RIM’s BlackBerry Jam
Research in Motion’s disappointing fourth-quarter results have inspired a somber mood today among analysts who follow the company.
Seems news of the RIM’s (RIMM) lower phone shipments has compounded fears that it is losing ground to Apple’s (AAPL) iPhone and the conga line of new Android handsets that have debuted recently.
Simona Jankowski of Goldman Sachs (GS) took a particularly dim view of Research in Motion’s performance, suggesting that there may be grave reasons for the decline in phone shipments RIM suffered during the quarter (the company shipped 10.5 million devices; analysts were looking for 11 million).
“Evidence [suggests] that the structural competitive issues are starting to weigh on its growth prospects,” Jankowski wrote. “We estimate that RIM’s U.S. business declined 15% [quarter-over-quarter]–the second q-o-q decline in a row, and the first [year-over-year] decline.”
Jankowski questions the official Research in Motion explanation. “While RIM attributed that to an inventory reduction at a North America customer, we think the magnitude of the decline points more to lower demand at Verizon as a result of its endorsement of Android; our checks showed a dramatic reduction in the number of RIM [phones] at Verizon last quarter and better sales for Motorola’s DROID than for RIM at many Verizon stores.”
The implication here is that RIM’s BlackBerry devices are losing their appeal as the market becomes more enamored of super-smartphones. While RIM may hold the lead in email-based smartphones, it’s not worth much as the market’s focus shifts to smartphones with vast application ecosystems.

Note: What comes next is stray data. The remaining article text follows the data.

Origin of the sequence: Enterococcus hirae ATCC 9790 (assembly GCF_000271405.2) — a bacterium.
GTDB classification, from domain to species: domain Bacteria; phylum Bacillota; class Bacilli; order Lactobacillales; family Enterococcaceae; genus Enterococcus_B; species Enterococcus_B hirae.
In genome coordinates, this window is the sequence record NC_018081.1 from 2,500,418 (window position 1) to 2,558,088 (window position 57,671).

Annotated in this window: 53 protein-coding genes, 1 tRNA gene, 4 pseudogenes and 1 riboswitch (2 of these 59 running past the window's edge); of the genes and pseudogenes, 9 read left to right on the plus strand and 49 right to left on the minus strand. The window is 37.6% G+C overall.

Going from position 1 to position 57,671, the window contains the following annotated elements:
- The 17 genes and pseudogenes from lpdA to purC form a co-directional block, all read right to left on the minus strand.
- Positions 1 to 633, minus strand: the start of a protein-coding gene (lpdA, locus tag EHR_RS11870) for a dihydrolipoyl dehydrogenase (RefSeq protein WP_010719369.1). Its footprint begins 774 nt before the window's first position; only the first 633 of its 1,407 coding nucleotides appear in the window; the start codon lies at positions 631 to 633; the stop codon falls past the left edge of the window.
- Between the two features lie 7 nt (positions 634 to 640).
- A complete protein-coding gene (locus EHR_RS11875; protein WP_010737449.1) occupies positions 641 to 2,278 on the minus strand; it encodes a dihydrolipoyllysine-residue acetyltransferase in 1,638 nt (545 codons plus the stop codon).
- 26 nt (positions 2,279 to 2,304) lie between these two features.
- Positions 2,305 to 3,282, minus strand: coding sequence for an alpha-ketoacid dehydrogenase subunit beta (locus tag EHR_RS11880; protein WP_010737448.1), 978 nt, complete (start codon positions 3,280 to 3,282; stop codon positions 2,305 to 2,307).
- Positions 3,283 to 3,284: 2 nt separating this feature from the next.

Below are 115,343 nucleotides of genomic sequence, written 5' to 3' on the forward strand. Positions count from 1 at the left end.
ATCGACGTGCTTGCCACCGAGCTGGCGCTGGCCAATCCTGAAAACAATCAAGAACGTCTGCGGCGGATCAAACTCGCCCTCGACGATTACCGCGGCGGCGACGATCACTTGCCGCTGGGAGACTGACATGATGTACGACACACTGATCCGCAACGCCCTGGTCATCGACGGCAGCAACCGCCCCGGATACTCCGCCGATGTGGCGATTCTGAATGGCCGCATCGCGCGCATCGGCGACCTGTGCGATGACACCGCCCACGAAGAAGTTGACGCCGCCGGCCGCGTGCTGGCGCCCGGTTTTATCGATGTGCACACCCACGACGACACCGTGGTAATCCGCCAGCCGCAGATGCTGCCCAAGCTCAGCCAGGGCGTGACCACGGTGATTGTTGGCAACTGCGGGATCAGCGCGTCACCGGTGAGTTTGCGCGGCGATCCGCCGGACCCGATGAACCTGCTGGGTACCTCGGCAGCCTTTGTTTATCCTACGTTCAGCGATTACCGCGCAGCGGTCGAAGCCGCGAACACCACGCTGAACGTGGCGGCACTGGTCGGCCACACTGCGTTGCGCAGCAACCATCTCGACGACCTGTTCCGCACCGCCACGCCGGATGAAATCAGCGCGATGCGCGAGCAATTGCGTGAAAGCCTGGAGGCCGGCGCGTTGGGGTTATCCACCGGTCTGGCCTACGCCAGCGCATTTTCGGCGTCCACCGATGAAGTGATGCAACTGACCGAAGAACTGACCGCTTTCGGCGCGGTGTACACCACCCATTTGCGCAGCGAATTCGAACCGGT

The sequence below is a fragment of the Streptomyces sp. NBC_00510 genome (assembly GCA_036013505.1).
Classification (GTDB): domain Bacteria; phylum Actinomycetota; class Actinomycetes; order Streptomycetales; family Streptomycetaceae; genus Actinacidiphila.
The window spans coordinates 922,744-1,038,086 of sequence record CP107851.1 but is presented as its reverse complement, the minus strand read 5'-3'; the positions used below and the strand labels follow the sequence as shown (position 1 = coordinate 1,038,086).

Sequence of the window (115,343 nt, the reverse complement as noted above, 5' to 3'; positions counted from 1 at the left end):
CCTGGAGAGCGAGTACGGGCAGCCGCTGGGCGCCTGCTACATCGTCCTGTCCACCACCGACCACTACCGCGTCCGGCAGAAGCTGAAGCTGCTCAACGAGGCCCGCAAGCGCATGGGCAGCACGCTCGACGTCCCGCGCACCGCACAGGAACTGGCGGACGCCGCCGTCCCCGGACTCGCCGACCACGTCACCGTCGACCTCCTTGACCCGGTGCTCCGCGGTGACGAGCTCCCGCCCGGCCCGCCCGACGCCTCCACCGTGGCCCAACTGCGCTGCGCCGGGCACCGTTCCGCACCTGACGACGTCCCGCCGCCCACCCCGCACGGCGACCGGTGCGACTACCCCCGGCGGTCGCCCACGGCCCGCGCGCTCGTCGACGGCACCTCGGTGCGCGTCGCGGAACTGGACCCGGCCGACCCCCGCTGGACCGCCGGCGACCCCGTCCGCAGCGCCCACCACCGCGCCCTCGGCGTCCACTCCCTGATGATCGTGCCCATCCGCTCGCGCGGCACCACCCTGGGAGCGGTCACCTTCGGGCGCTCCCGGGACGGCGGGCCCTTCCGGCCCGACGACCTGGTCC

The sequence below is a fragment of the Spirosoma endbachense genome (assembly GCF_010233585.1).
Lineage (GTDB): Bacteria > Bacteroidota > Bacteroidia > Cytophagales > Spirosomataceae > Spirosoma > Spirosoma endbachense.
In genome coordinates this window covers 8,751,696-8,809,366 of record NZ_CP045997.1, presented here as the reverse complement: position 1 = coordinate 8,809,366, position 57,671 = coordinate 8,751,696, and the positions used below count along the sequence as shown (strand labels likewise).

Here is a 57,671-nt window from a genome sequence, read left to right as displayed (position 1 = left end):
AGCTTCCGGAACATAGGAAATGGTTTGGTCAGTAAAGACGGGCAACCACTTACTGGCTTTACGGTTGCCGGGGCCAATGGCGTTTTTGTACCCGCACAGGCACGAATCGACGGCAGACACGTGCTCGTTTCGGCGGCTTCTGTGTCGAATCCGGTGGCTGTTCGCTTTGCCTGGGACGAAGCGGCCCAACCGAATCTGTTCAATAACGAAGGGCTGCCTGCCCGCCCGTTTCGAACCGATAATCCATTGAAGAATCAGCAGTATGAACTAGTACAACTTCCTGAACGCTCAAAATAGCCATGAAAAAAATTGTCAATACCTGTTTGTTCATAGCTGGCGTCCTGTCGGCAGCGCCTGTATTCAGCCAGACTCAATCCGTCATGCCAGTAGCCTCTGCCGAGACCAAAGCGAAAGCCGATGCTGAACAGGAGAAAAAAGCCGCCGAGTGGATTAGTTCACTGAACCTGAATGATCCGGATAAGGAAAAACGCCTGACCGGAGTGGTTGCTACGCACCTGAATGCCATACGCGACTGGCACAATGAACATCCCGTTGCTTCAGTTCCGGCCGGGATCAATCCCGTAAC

As Charter Equity Research analyst Ed Snyder observed in a note to clients this morning, “Weak offerings in [touchscreen phones] and 3G leave [RIM] heavily exposed to a slew of new smartphones now hitting the market. While it will certainly maintain its lead in email-based smartphones, we see little chance it can sustain its market share, pricing or margins long-term.”
In other words, RIM needs a new phone–a competitive phone. Desperately. Thankfully, company co-CEO Jim Balsillie says one is on the way. “I can’t talk about what’s not announced,” he said on an earnings call with analysts Wednesday. “If you saw the road map, you’d be blown away.”
I certainly hope so. Because without a worthy rival to the iPhone, Droid, Nexus One, et al, things will only grow worse, particularly if that CDMA iPhone rumored to be on its way to Verizon materializes. Said Citigroup (C) analyst Jim Suva: “We simply don’t want to be owners of RIM shares when Verizon gets the iPhone.”